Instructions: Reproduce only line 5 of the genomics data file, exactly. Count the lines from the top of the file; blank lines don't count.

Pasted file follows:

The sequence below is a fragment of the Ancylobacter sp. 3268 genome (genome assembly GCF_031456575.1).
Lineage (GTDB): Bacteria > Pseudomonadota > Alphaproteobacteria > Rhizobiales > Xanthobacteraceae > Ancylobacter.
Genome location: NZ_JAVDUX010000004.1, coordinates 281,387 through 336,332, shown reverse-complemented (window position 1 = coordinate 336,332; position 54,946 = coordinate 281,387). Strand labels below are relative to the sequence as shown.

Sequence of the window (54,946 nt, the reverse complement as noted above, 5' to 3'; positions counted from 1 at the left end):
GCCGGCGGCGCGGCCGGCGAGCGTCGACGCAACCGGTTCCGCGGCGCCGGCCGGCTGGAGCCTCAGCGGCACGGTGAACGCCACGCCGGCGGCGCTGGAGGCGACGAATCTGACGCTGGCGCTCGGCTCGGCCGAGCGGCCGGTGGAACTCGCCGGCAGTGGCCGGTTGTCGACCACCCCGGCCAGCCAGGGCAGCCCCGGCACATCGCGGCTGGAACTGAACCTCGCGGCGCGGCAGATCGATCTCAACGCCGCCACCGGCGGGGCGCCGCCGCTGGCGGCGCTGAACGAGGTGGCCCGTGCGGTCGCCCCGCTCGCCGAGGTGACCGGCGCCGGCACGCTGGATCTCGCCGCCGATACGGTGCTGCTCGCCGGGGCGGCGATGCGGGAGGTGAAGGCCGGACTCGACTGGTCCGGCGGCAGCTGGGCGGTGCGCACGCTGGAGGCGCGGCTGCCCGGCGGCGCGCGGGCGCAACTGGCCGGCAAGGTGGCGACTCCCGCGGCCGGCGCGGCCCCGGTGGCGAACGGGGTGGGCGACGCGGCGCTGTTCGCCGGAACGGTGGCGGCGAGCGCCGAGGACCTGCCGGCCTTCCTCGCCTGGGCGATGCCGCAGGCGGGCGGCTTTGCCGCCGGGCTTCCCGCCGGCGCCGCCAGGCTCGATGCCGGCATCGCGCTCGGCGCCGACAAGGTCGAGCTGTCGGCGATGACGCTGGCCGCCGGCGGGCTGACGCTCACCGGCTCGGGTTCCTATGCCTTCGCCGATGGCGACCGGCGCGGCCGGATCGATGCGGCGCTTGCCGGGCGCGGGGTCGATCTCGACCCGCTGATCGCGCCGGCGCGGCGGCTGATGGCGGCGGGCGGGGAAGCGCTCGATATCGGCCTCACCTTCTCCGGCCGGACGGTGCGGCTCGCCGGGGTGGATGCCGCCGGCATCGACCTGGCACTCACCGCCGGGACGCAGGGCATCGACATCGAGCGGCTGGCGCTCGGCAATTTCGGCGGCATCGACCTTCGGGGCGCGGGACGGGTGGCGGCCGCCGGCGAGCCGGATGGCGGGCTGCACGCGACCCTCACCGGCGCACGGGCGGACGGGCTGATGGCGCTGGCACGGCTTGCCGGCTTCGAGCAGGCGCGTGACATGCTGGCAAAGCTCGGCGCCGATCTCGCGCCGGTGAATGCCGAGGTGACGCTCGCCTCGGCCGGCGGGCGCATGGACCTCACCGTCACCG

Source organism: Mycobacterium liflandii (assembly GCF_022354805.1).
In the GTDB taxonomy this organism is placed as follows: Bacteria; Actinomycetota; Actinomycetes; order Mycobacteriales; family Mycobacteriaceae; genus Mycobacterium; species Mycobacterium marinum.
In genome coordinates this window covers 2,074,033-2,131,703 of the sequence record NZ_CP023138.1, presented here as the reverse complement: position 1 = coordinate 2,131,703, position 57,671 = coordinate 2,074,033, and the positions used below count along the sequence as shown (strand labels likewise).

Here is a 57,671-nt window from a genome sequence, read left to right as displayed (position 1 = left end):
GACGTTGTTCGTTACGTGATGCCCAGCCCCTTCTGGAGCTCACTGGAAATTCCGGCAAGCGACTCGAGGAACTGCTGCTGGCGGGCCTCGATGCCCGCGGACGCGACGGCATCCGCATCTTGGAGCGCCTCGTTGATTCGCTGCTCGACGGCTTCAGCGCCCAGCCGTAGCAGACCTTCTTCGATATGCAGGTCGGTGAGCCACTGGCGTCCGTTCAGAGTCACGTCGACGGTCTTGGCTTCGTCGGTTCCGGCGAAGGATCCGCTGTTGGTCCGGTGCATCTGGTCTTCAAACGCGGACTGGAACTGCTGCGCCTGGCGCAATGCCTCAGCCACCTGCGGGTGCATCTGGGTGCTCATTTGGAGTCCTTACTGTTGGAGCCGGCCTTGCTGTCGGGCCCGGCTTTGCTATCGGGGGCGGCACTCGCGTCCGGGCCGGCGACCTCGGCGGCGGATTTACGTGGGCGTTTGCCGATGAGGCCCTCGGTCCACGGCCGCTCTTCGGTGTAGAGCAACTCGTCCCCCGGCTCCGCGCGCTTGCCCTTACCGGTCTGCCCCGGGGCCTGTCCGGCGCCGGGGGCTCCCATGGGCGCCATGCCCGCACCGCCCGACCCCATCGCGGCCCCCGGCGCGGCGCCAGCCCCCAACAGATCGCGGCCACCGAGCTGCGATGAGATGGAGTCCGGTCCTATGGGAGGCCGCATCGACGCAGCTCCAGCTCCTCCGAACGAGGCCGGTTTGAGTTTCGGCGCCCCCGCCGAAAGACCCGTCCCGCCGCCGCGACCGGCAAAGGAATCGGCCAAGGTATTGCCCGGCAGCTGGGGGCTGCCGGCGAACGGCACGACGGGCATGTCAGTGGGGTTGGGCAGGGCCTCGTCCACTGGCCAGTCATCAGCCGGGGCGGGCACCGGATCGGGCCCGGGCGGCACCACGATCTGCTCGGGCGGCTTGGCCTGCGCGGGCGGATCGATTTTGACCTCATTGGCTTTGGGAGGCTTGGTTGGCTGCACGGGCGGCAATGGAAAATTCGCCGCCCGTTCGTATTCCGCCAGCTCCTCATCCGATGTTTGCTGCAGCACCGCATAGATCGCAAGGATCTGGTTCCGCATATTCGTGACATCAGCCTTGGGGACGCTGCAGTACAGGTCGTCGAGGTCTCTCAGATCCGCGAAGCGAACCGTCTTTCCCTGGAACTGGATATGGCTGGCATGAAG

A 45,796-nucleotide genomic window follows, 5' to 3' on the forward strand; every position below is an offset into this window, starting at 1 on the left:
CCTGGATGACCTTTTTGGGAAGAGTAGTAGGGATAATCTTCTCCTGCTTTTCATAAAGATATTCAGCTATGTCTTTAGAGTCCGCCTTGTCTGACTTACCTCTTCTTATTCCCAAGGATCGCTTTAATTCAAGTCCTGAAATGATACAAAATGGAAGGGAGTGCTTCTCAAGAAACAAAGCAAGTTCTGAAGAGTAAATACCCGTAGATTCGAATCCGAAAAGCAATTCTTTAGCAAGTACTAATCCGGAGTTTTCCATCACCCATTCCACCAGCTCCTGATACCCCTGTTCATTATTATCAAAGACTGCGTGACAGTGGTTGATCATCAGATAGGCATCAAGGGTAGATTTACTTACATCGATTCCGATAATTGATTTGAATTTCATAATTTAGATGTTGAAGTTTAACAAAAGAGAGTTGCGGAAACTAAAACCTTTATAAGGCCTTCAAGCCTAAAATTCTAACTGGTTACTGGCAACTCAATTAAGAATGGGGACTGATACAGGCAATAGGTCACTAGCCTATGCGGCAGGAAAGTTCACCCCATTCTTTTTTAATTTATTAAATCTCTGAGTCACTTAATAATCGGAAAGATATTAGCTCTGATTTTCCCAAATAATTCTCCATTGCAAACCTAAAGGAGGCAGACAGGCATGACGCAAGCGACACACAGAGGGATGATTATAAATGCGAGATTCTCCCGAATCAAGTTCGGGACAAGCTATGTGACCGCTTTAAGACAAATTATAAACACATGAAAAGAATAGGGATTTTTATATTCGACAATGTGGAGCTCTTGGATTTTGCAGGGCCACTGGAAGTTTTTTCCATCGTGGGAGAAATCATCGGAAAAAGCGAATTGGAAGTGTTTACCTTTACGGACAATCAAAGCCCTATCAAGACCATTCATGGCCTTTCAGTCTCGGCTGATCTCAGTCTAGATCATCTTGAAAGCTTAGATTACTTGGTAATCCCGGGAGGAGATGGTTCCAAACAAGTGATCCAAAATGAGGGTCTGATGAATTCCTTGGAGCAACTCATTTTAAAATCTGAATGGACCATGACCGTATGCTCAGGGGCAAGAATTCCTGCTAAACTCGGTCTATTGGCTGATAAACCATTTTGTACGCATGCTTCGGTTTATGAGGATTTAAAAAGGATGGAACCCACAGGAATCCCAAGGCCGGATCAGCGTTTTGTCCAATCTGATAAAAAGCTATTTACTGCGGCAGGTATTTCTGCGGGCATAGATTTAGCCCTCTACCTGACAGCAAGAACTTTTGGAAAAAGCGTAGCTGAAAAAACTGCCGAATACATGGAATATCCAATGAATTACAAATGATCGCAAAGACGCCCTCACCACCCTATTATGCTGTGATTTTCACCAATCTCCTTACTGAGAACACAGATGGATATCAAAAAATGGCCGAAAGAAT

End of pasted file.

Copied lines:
GCCGGCGGCGCGGCCGGCGAGCGTCGACGCAACCGGTTCCGCGGCGCCGGCCGGCTGGAGCCTCAGCGGCACGGTGAACGCCACGCCGGCGGCGCTGGAGGCGACGAATCTGACGCTGGCGCTCGGCTCGGCCGAGCGGCCGGTGGAACTCGCCGGCAGTGGCCGGTTGTCGACCACCCCGGCCAGCCAGGGCAGCCCCGGCACATCGCGGCTGGAACTGAACCTCGCGGCGCGGCAGATCGATCTCAACGCCGCCACCGGCGGGGCGCCGCCGCTGGCGGCGCTGAACGAGGTGGCCCGTGCGGTCGCCCCGCTCGCCGAGGTGACCGGCGCCGGCACGCTGGATCTCGCCGCCGATACGGTGCTGCTCGCCGGGGCGGCGATGCGGGAGGTGAAGGCCGGACTCGACTGGTCCGGCGGCAGCTGGGCGGTGCGCACGCTGGAGGCGCGGCTGCCCGGCGGCGCGCGGGCGCAACTGGCCGGCAAGGTGGCGACTCCCGCGGCCGGCGCGGCCCCGGTGGCGAACGGGGTGGGCGACGCGGCGCTGTTCGCCGGAACGGTGGCGGCGAGCGCCGAGGACCTGCCGGCCTTCCTCGCCTGGGCGATGCCGCAGGCGGGCGGCTTTGCCGCCGGGCTTCCCGCCGGCGCCGCCAGGCTCGATGCCGGCATCGCGCTCGGCGCCGACAAGGTCGAGCTGTCGGCGATGACGCTGGCCGCCGGCGGGCTGACGCTCACCGGCTCGGGTTCCTATGCCTTCGCCGATGGCGACCGGCGCGGCCGGATCGATGCGGCGCTTGCCGGGCGCGGGGTCGATCTCGACCCGCTGATCGCGCCGGCGCGGCGGCTGATGGCGGCGGGCGGGGAAGCGCTCGATATCGGCCTCACCTTCTCCGGCCGGACGGTGCGGCTCGCCGGGGTGGATGCCGCCGGCATCGACCTGGCACTCACCGCCGGGACGCAGGGCATCGACATCGAGCGGCTGGCGCTCGGCAATTTCGGCGGCATCGACCTTCGGGGCGCGGGACGGGTGGCGGCCGCCGGCGAGCCGGATGGCGGGCTGCACGCGACCCTCACCGGCGCACGGGCGGACGGGCTGATGGCGCTGGCACGGCTTGCCGGCTTCGAGCAGGCGCGTGACATGCTGGCAAAGCTCGGCGCCGATCTCGCGCCGGTGAATGCCGAGGTGACGCTCGCCTCGGCCGGCGGGCGCATGGACCTCACCGTCACCG